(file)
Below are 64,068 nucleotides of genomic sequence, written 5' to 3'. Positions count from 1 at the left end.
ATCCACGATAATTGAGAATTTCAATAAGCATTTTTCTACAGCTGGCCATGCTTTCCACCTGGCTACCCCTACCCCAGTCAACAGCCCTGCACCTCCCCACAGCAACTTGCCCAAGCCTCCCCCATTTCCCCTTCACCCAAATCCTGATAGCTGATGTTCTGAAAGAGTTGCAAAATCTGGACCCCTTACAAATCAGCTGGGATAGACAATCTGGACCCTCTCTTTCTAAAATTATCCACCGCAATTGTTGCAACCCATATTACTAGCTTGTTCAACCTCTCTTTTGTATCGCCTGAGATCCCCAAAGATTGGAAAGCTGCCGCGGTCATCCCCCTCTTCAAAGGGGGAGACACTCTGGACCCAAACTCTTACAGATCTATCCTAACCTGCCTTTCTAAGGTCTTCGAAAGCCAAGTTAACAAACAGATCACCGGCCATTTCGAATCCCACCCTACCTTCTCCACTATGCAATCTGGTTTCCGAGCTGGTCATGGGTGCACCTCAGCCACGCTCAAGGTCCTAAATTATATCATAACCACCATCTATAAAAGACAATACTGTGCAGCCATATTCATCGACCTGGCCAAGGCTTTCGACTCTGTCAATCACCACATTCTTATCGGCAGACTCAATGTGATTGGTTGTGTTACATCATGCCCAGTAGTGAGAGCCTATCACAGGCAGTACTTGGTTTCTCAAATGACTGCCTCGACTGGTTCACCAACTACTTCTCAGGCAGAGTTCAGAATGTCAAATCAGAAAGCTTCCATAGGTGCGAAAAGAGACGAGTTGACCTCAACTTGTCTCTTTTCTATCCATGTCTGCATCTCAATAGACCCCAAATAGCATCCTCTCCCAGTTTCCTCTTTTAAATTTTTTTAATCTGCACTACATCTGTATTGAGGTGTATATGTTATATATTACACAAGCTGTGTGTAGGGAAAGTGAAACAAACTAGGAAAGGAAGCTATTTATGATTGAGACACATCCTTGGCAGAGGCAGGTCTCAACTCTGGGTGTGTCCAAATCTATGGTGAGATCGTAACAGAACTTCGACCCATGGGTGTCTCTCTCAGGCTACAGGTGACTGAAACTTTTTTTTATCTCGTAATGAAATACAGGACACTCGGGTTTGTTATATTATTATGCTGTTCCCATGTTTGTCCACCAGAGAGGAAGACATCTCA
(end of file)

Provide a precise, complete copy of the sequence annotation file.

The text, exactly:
Below are 64,068 nucleotides of genomic sequence, written 5' to 3'. Positions count from 1 at the left end.
ATCCACGATAATTGAGAATTTCAATAAGCATTTTTCTACAGCTGGCCATGCTTTCCACCTGGCTACCCCTACCCCAGTCAACAGCCCTGCACCTCCCCACAGCAACTTGCCCAAGCCTCCCCCATTTCCCCTTCACCCAAATCCTGATAGCTGATGTTCTGAAAGAGTTGCAAAATCTGGACCCCTTACAAATCAGCTGGGATAGACAATCTGGACCCTCTCTTTCTAAAATTATCCACCGCAATTGTTGCAACCCATATTACTAGCTTGTTCAACCTCTCTTTTGTATCGCCTGAGATCCCCAAAGATTGGAAAGCTGCCGCGGTCATCCCCCTCTTCAAAGGGGGAGACACTCTGGACCCAAACTCTTACAGATCTATCCTAACCTGCCTTTCTAAGGTCTTCGAAAGCCAAGTTAACAAACAGATCACCGGCCATTTCGAATCCCACCCTACCTTCTCCACTATGCAATCTGGTTTCCGAGCTGGTCATGGGTGCACCTCAGCCACGCTCAAGGTCCTAAATTATATCATAACCACCATCTATAAAAGACAATACTGTGCAGCCATATTCATCGACCTGGCCAAGGCTTTCGACTCTGTCAATCACCACATTCTTATCGGCAGACTCAATGTGATTGGTTGTGTTACATCATGCCCAGTAGTGAGAGCCTATCACAGGCAGTACTTGGTTTCTCAAATGACTGCCTCGACTGGTTCACCAACTACTTCTCAGGCAGAGTTCAGAATGTCAAATCAGAAAGCTTCCATAGGTGCGAAAAGAGACGAGTTGACCTCAACTTGTCTCTTTTCTATCCATGTCTGCATCTCAATAGACCCCAAATAGCATCCTCTCCCAGTTTCCTCTTTTAAATTTTTTTAATCTGCACTACATCTGTATTGAGGTGTATATGTTATATATTACACAAGCTGTGTGTAGGGAAAGTGAAACAAACTAGGAAAGGAAGCTATTTATGATTGAGACACATCCTTGGCAGAGGCAGGTCTCAACTCTGGGTGTGTCCAAATCTATGGTGAGATCGTAACAGAACTTCGACCCATGGGTGTCTCTCTCAGGCTACAGGTGACTGAAACTTTTTTTTATCTCGTAATGAAATACAGGACACTCGGGTTTGTTATATTATTATGCTGTTCCCATGTTTGTCCACCAGAGAGGAAGACATCTCA